GM to pilot Airbnb-style vehicle-sharing service: report
This May 5, 2011 file photo shows the General Motors headquarters in Detroit. (AP /Paul Sancya)
Published Wednesday, March 14, 2018 9:45AM EDT
The way vehicles are bought and run has changed a lot over the last few years as leasing has become increasingly popular, a number of manufacturers are now selling direct to consumers, and some are even offering their models on subscription services in certain cases. Well, now General Motors is looking at yet another affordable way of getting consumers behind the wheel by piloting a rental scheme along the lines of the Airbnb model of renting vacant properties.
GM's pilot program is set to start in the summer, and it will allow owners to rent out their own vehicles when they're not using them. Testing will take place through GM's Maven platform, which is where owners will put their vehicles up for rent online and share the financial proceeds with the automaker. The pilot scheme is being reported by the Automotive News publication and Bloomberg, but participants have asked not to be identified as the plans are not yet being made public.
If testing proves successful, GM is looking to develop the idea into a full-blown business, and it could represent a further step towards a transition for the company from vehicle manufacturer to mobility supplier. It's no secret the company's value has stagnated for years as investors have worried about vehicle sales peaking, and the increasing competition from tech startups becoming increasingly involved with the industry as it moves towards electrification and driverless technology. But shares rose to a record high last October as GM's plans for self-driving cars and services like Maven have struck a chord with investors.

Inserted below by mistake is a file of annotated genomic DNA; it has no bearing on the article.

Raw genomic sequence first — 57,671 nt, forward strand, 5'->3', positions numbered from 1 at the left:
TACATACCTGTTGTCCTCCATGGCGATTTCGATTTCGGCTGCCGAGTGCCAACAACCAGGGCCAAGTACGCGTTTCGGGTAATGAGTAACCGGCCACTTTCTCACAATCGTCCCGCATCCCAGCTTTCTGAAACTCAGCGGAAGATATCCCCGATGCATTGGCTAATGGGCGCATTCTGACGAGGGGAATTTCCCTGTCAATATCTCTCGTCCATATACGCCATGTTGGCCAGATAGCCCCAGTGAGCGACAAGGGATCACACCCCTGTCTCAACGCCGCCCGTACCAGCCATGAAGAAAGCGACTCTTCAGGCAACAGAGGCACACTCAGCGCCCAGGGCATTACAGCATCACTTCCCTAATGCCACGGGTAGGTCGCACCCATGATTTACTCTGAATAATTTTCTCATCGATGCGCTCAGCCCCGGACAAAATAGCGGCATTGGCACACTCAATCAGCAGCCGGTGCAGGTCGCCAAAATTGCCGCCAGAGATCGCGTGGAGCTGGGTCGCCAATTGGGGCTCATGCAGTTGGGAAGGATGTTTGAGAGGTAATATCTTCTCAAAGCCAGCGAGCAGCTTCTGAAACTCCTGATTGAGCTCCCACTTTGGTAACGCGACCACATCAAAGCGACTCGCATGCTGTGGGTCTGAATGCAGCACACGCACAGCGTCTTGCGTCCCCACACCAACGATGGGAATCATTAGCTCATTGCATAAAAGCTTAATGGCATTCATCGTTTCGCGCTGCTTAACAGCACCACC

The Maven unit already rents GM vehicles to individual drivers, including customers looking for short-term transport as they have through services such as Zipcar. Maven Gig is a branch of the operation that also lends cars to drivers working for companies such as Uber Technologies Inc., Lyft Inc. and a number of food-delivery businesses.
Up to this point though, General Motors has owned the vehicles itself. By launching the peer-to-peer, Airbnb-style service, Maven would be able to make revenue by accessing more vehicles without the need for its parent company to invest so heavily in its own vehicles sitting on its balance sheet.
Although a lot of people may not like the idea of letting a stranger drive their vehicle, the same could be said of Airbnb and people's homes, but the success of that service has been little short of remarkable.